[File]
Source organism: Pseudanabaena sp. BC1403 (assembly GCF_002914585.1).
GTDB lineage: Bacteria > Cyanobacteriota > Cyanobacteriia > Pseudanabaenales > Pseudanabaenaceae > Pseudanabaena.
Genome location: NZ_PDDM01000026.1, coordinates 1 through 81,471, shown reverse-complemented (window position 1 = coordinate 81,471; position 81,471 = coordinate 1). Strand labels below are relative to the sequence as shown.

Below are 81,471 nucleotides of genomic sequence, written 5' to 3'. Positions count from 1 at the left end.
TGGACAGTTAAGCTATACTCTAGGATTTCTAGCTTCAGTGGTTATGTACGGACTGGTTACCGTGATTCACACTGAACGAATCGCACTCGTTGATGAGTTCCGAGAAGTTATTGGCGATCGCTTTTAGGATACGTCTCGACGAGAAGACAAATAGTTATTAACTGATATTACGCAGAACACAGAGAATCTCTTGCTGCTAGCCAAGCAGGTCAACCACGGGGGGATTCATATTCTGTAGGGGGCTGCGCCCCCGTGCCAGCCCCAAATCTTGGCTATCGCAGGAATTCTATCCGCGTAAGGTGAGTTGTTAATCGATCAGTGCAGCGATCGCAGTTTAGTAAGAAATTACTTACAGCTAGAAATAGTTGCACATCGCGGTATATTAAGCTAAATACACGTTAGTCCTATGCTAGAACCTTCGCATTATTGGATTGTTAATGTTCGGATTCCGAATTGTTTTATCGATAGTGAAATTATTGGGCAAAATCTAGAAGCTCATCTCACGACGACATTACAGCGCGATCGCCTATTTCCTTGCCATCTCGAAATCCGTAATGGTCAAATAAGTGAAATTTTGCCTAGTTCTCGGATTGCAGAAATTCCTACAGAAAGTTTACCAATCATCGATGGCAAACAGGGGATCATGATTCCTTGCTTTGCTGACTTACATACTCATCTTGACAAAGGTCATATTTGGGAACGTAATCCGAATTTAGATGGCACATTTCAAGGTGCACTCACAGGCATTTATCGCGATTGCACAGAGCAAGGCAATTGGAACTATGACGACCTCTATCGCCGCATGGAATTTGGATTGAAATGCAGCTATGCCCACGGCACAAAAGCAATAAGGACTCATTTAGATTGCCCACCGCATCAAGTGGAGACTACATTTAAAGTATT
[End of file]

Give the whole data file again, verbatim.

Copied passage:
Source organism: Pseudanabaena sp. BC1403 (assembly GCF_002914585.1).
GTDB lineage: Bacteria > Cyanobacteriota > Cyanobacteriia > Pseudanabaenales > Pseudanabaenaceae > Pseudanabaena.
Genome location: NZ_PDDM01000026.1, coordinates 1 through 81,471, shown reverse-complemented (window position 1 = coordinate 81,471; position 81,471 = coordinate 1). Strand labels below are relative to the sequence as shown.

Below are 81,471 nucleotides of genomic sequence, written 5' to 3'. Positions count from 1 at the left end.
TGGACAGTTAAGCTATACTCTAGGATTTCTAGCTTCAGTGGTTATGTACGGACTGGTTACCGTGATTCACACTGAACGAATCGCACTCGTTGATGAGTTCCGAGAAGTTATTGGCGATCGCTTTTAGGATACGTCTCGACGAGAAGACAAATAGTTATTAACTGATATTACGCAGAACACAGAGAATCTCTTGCTGCTAGCCAAGCAGGTCAACCACGGGGGGATTCATATTCTGTAGGGGGCTGCGCCCCCGTGCCAGCCCCAAATCTTGGCTATCGCAGGAATTCTATCCGCGTAAGGTGAGTTGTTAATCGATCAGTGCAGCGATCGCAGTTTAGTAAGAAATTACTTACAGCTAGAAATAGTTGCACATCGCGGTATATTAAGCTAAATACACGTTAGTCCTATGCTAGAACCTTCGCATTATTGGATTGTTAATGTTCGGATTCCGAATTGTTTTATCGATAGTGAAATTATTGGGCAAAATCTAGAAGCTCATCTCACGACGACATTACAGCGCGATCGCCTATTTCCTTGCCATCTCGAAATCCGTAATGGTCAAATAAGTGAAATTTTGCCTAGTTCTCGGATTGCAGAAATTCCTACAGAAAGTTTACCAATCATCGATGGCAAACAGGGGATCATGATTCCTTGCTTTGCTGACTTACATACTCATCTTGACAAAGGTCATATTTGGGAACGTAATCCGAATTTAGATGGCACATTTCAAGGTGCACTCACAGGCATTTATCGCGATTGCACAGAGCAAGGCAATTGGAACTATGACGACCTCTATCGCCGCATGGAATTTGGATTGAAATGCAGCTATGCCCACGGCACAAAAGCAATAAGGACTCATTTAGATTGCCCACCGCATCAAGTGGAGACTACATTTAAAGTATT